Push Past Self-Doubt

I don’t know if I can do this!

Writers frequently have doubts about their work. Award-winning author Tessa Afshar offers tips for how to resist self-doubt and the temptation to give up and keep going.

 

PREGNANCY – When my best friend became pregnant at the age of 40, I was struck by certain similarities between pregnancy, birth, and infant care and the writing life. My friend, an athletic yoga buff who swims a mile a day, started to waddle as she walked. By her 38th week, her hips hurt all the time. And when her seven-pound baby kicked, she sounded like a football player after a major collision. Pregnancy, I have found, isn’t for wimps.

Creating, researching, writing, and publishing a book isn’t either. No matter how talented, how disciplined, or how committed you may be, writing a book exacts a price.

BIRTH – Is painful! My friend, who was in labor for almost four days, came to a point when she wanted to give up. She had been worn thin, frayed by pain. And like giving birth, you can’t write a full-length book without a certain level of agony. In an interview about his writing, Khaled Hosseini, the author of The Kite Runner, who has sold more than 38 million books worldwide, said: “The temptation to give up, to surrender, is very, very strong. And you have to have faith in the work that you’re doing. You have to have faith that as dark and unlikely and as dreary as things may seem, that it’s worth pursuing.”

Most writers need to contend with the temptation to give up on a certain project, or even on the dream of writing itself. Because writing is hard. It requires constant sacrifice. Even giants like Hosseini get to the point of wanting to throw in the towel.

The discouragement can be internal and come in the form of self-doubt. I was talking to a successful radio show host with seven books under her belt. She said that with every single book, she hit a point when she began wondering if this book was a complete mistake.

The pain can also be external. Rejection is an excruciating fact of life for most writers. Add to the mix the sacrifices required of a writer. Where is my tan? My workout? My vacation? My time with my beloved friends? They’re in my novels.

LOVE YOUR BABY – Whether your baby grows up to be famous, feted by thousands and adored by the crowd, or if she turns out to be loved by just a handful of dear friends, you give her your all. Your heart, your strength, your best. Books are the same. You might be writing something that very few will want to read. But if God has called you to this project, its success by the world’s standards matters very little. He may have called you for the sake of a few who will be touched by your message, or He may have asked you to write for the masses. The point is, write what He has given you. Surrender the rest to Him.

CLEANING THE POOP – Regardless of how gifted a writer you are, like a mother with an infant, you will have a lot of poop to clean. It doesn’t mean your writing is poop, although sometimes as you edit, it’s tempting to fall into the trap of thinking such discouraging thoughts. Like babies, books come with the need to be cleaned up.

HOLDING YOUR BABY – Lest you think it’s all work and no play, there is nothing like holding that finished book in your hands and sharing it with the world. Part of the miracle of writing is that you can touch people you’ve never met. It’s the most amazing feeling when you realize God has used something you created in order to encourage or even transform another human being.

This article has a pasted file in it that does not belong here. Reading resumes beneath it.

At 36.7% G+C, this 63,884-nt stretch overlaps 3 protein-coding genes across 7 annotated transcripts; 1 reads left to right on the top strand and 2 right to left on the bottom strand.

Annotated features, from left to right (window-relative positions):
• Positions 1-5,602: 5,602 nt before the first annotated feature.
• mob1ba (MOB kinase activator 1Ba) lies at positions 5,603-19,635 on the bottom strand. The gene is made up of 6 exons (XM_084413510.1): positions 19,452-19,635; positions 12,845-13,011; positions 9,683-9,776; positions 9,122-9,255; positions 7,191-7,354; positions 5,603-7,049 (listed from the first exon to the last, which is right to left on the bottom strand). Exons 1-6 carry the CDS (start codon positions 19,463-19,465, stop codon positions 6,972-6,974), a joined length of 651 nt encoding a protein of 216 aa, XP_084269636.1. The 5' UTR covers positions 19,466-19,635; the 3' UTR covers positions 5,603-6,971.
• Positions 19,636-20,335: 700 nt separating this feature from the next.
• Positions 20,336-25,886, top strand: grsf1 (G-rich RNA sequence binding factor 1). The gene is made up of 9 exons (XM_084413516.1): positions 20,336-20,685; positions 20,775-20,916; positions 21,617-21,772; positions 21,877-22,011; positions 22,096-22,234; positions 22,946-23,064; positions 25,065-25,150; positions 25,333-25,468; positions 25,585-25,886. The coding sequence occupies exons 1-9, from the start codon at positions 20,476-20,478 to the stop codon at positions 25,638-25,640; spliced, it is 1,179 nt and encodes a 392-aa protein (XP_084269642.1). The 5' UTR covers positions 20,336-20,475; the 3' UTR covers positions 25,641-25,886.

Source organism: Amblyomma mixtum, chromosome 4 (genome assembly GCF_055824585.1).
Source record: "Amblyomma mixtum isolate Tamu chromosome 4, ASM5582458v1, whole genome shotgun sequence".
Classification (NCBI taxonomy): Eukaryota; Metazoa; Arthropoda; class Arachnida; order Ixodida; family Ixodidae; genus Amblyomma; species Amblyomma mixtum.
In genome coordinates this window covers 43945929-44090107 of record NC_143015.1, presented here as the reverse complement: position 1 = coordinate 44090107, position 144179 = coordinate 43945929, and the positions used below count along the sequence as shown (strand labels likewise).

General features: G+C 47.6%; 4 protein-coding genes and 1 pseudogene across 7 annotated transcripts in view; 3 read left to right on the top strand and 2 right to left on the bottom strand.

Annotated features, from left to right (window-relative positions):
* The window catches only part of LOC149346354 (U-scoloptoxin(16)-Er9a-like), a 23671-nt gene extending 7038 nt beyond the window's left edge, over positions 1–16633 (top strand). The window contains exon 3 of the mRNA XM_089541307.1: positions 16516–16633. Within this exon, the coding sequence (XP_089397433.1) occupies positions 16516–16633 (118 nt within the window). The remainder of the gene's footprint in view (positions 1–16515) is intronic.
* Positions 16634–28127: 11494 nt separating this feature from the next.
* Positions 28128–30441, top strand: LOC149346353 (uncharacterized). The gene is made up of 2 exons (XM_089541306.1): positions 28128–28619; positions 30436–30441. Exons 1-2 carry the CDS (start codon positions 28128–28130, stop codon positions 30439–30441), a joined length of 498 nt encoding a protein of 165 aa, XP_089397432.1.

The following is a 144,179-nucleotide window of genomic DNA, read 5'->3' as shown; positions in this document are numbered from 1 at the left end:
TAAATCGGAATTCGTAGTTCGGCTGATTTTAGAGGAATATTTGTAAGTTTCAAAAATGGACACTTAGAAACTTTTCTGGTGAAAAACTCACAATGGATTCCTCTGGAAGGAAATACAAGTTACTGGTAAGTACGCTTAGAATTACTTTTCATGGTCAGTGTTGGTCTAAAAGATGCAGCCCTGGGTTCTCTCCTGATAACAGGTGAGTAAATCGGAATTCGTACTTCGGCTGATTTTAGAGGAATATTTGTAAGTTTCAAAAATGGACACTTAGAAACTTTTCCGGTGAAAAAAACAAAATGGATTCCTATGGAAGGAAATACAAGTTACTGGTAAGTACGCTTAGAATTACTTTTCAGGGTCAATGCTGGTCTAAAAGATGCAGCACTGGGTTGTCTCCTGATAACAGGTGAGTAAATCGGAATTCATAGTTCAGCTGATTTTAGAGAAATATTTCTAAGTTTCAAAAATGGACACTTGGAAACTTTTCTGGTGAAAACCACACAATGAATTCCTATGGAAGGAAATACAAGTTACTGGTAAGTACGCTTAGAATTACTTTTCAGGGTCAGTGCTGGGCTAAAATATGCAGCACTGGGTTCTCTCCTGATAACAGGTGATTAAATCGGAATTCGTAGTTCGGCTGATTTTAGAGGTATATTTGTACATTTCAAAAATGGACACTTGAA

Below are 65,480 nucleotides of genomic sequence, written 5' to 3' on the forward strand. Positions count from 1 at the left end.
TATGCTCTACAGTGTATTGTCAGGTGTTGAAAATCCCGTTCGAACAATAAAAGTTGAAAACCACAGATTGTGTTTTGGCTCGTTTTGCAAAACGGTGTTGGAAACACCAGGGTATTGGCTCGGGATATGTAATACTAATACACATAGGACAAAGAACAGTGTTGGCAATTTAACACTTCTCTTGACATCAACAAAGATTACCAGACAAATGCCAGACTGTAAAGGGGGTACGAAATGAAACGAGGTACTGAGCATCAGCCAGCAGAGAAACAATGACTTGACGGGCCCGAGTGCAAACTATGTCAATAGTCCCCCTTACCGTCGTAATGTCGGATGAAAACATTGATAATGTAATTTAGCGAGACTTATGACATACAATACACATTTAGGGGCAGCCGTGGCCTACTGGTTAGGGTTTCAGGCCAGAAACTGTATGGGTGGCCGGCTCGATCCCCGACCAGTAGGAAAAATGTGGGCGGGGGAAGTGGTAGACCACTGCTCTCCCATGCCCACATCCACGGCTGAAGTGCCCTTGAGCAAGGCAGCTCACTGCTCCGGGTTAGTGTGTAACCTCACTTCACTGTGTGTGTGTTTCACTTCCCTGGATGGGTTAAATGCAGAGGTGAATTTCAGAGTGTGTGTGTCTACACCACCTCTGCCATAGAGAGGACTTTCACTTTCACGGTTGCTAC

GOOD HELP – My friend couldn’t have this baby without the help of a midwife. Whether you are a published writer or not, find yourself talented editors who know your genre. Learn to receive constructive criticism. If you were walking around with a piece of toilet paper sticking out of your trousers, wouldn’t you rather have someone point it out to you? That’s the job of the editor. They show you the broccoli stuck between your teeth, the slip hanging down your leg. You just say thank you and fix it.

GOD’S PART – Ultimately, for me, writing is not a hobby. It’s not even a job. It is a call. I believe I was created to do this. The Bible says that God created us in Christ Jesus to do good works, which God prepared in advance for us (Ephesians 2:10). I believe, in my life, part of that work is writing. So God Himself is part of this messy, hard, and utterly joyous process. What, then, shall I say, when things become hard or seem untenable? Shall I walk away from God’s purpose? Shall I ditch my destiny just because it’s hard?

How about you? What are you going to do? Right now, will you resist self-doubt and despair and the temptation to give in? Pick the broccoli stuck in your teeth, and trust God with your work? King David, the poet, once said, “With God we shall do valiantly” (Psalm 60:12 rsv). Will you choose to do valiantly, write valiantly with God?

~

Tessa Afshar

Tessa Afshar has received numerous awards and nominations since her first novel, Pearl in the Sand, won “New Author of the Year” by the Reader’s Choice Awards in 2011. World Magazine chose Harvest of Rubies as one of four notable books of 2012. Harvest of Gold won the prestigious 2014 Christy Award in the Historical Romance category. In the Field of Grace, based on the story of Ruth, was nominated for the Grace Award in 2015. Her latest title is In the Land of Silence (Tyndale, 2016). Tessa will keynote and teach a seven-hour coaching class, “Weaving Spiritual Themes into Fiction” at the 2017 OCW Summer Conference, August 15–18 in Portland. For more about Tessa and her books, visit www.tessaafshar.com/.

 

Check Also

A Writer’s Gifts

By Bob Hostetler Writers’ magazines often feature suggested Christmas and Hanukkah gifts for writers: fancy …